On Friday, The Argus published an opinion article by my colleague, Assistant Opinion Editor Connor Aberle ’19, in which he argues that Wesleyan must take a hard look at the way it chose to celebrate the Oscar success of semi-alum Kenneth Lonergan ’84 (Lonergan transferred to New York University prior to his graduation). Aberle, uncomfortable with Lonergan’s seemingly tone-deaf praise of Casey Affleck—the star of the film for which the writer/director won Best Original Screenplay in spite of the actor’s history of sexual harassment allegations—suggested that both Lonergan’s praise of Affleck and Wesleyan’s endorsement of the victory constituted both apologism and erasure: the elevation of a man who seems all-too-willing to turn a blind eye to sexual misconduct when it has been allegedly committed by his friend and coworker.
Whether by Google Alert or sheer luck, Lonergan stumbled upon the piece and responded in a Letter to the Editor roughly 24 hours later. In his response, Lonergan slammed Aberle for a “tangle of illogic, misinformation and flat-out slander,” arguing that the original piece failed to address either Affleck’s repeated denials of the allegations or the way in which the cases were settled (in a civil suit, out of court). Furthermore, Lonergan blusters, Aberle’s train of reasoning “exemplifies a disjointed abuse of morals and reason which those of us on the Left like to imagine exists only on the Right.”
It’s tempting to come after Lonergan simply for the strange, unhinged decision to get into a moral kerfuffle with a writer for The Argus, whose arguments were only given more attention by the writer/director/sexual misconduct apologist’s public tantrum, but that would only take attention away from the wrongheadedness of much of what Lonergan is using his Letter to say. Rather, if there were any holes in Aberle’s depiction of Lonergan originally, the filmmaker seems to enhance the argument made against him, line by hissy-fit line.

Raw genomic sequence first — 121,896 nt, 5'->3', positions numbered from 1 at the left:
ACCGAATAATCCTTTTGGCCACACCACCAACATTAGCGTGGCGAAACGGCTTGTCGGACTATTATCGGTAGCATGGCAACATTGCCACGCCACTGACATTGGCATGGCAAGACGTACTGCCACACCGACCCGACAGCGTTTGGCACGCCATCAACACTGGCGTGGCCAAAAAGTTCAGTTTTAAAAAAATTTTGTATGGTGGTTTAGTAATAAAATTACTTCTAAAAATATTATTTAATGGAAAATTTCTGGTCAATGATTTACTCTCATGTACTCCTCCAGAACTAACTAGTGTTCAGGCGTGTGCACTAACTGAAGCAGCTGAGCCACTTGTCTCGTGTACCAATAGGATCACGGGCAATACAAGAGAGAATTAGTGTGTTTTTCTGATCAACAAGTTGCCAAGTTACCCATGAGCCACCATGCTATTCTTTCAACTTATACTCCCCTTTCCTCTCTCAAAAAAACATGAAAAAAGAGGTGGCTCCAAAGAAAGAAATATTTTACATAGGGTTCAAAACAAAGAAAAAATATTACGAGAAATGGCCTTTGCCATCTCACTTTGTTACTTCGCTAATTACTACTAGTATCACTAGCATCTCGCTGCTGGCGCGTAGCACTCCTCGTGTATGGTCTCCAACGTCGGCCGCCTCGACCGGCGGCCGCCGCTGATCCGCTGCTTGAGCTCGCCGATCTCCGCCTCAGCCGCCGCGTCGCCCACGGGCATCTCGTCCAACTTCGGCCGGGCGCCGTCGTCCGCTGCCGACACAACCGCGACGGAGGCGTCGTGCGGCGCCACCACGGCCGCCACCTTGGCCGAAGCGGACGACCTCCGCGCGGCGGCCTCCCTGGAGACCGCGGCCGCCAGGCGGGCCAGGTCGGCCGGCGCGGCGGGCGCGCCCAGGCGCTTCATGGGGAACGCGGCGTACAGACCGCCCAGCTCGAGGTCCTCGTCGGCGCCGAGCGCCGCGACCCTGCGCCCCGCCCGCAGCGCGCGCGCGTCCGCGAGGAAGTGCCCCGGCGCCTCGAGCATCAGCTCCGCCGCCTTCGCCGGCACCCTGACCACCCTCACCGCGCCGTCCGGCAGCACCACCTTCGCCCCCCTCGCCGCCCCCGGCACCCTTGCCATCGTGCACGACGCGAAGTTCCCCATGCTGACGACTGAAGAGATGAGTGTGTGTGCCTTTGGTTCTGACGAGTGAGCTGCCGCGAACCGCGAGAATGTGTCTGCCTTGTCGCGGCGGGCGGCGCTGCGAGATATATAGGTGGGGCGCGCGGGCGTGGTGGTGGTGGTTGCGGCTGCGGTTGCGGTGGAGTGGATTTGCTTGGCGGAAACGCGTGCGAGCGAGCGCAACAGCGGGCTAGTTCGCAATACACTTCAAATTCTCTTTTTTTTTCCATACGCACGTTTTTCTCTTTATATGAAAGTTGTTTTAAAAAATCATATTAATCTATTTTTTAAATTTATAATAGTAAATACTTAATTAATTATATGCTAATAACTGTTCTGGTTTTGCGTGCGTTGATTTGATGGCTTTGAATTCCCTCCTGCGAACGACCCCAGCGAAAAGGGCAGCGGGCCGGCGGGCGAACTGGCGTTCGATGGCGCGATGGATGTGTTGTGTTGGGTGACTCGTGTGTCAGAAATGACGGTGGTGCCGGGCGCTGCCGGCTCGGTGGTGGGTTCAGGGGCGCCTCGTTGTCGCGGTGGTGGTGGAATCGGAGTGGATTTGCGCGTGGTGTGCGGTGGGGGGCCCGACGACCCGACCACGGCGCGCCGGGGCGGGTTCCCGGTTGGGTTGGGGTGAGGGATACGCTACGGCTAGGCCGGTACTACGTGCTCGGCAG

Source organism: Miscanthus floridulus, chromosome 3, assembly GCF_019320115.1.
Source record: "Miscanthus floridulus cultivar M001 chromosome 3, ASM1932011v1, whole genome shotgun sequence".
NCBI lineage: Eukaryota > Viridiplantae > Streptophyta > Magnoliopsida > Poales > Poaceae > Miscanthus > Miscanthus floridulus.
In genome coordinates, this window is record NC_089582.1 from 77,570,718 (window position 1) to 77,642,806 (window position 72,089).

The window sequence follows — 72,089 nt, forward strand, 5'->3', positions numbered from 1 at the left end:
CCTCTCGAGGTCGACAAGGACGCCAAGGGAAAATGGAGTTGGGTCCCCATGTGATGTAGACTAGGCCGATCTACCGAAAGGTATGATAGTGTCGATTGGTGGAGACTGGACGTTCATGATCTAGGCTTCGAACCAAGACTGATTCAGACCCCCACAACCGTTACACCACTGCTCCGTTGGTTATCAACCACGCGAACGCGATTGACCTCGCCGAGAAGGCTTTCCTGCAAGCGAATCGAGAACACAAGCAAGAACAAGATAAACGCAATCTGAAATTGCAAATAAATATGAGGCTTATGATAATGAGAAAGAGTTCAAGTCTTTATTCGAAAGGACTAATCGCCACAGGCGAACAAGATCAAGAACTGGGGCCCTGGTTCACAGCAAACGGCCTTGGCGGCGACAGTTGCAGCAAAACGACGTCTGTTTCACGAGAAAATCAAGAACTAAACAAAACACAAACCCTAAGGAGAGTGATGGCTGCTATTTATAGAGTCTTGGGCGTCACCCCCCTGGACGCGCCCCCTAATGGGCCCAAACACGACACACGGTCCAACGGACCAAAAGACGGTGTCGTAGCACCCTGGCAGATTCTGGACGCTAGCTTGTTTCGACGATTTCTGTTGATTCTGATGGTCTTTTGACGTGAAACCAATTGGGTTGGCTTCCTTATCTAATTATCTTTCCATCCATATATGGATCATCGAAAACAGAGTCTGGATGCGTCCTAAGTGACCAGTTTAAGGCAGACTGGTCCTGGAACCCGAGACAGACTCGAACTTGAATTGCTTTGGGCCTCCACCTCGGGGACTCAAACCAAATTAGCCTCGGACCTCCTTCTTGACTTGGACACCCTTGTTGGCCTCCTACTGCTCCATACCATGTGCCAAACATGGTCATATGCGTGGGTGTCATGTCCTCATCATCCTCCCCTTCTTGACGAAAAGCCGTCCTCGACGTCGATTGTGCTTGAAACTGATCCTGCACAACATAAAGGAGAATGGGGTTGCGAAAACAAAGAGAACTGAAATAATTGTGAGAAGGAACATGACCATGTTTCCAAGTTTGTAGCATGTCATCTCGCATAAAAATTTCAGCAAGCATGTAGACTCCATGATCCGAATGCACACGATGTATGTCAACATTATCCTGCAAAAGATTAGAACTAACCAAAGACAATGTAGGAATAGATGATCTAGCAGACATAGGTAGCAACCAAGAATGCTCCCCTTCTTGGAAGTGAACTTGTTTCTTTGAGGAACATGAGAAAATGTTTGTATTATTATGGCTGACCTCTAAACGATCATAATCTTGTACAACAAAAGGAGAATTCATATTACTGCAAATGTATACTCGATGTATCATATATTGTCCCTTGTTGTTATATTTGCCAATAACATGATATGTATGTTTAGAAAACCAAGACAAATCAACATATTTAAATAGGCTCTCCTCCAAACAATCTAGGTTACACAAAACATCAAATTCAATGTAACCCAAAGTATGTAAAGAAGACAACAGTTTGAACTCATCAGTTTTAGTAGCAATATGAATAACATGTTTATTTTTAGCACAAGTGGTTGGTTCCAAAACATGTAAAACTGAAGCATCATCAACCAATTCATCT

The issues with Lonergan’s response ultimately have very little to do with Affleck specifically, because Affleck is not the first person to have acted inappropriately toward people he has had power over, and Lonergan is not the first man to try to excuse such behavior by acting as though the court of public opinion in which journalism (opinion journalism, in particular) is held should adhere to the same standards as the legal court system. He argues that “sexual harassment,” “sexual misconduct,” “sexual abuse,” and “sexual violence” all have different legal meanings (which is true, though not all of these are even legal terms) and physical effects (which might be true, but unless Lonergan has sat down with sufferers of these actions, I doubt he is in any position to make that claim). More so than the “illogic”—to crib from Lonergan himself—of including this statement in criticism of a piece that calls for Affleck’s exclusion from a private industry rather than his prosecution in the public courts, this line of reasoning reinforces the dangerous perception that sexual misconduct is simply a legal matter.